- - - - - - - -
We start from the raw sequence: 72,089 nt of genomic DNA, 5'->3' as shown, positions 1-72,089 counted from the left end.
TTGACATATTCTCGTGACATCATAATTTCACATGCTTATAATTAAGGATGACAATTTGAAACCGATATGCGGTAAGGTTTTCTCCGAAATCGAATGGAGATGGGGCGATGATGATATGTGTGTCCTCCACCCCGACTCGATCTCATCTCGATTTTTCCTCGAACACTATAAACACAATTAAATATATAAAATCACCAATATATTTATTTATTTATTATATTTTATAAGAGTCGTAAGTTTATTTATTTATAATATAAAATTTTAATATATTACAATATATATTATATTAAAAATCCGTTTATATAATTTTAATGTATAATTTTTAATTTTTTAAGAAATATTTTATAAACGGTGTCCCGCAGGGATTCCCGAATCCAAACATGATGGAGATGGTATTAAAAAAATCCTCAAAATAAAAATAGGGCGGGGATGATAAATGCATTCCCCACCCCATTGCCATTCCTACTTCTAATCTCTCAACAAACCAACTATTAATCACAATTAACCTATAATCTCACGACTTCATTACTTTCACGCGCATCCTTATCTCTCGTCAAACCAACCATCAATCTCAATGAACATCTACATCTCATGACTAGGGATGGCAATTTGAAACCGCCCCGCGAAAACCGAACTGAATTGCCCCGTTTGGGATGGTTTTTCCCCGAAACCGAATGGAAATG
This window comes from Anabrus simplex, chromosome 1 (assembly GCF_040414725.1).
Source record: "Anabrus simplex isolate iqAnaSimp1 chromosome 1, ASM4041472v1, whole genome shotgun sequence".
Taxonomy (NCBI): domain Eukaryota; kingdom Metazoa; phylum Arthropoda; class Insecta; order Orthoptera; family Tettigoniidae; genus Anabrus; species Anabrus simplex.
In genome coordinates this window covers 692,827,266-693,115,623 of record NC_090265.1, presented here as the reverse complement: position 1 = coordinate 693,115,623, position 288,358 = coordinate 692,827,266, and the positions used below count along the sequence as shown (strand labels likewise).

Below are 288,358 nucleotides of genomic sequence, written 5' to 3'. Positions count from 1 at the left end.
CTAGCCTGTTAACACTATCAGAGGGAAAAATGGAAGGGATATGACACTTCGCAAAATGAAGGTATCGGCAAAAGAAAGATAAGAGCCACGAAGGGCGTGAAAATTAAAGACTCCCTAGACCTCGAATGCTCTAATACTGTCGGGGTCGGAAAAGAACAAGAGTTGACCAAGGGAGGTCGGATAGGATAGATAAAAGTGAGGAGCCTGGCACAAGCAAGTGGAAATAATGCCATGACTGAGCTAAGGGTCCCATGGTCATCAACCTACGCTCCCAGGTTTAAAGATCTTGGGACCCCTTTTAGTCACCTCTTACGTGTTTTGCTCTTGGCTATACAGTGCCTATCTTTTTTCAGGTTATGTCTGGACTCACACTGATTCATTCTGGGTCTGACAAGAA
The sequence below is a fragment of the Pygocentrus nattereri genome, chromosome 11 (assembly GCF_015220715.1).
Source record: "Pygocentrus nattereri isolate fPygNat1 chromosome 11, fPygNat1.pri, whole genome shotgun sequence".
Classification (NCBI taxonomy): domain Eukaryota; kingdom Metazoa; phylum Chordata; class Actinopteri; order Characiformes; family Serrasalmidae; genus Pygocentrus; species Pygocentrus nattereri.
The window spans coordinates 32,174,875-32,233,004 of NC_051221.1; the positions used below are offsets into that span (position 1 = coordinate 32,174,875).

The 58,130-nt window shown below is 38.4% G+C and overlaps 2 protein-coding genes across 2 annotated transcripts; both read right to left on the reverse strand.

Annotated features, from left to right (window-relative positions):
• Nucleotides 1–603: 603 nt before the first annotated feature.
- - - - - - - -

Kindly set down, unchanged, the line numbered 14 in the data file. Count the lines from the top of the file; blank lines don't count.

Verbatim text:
Annotated features, from left to right (window-relative positions):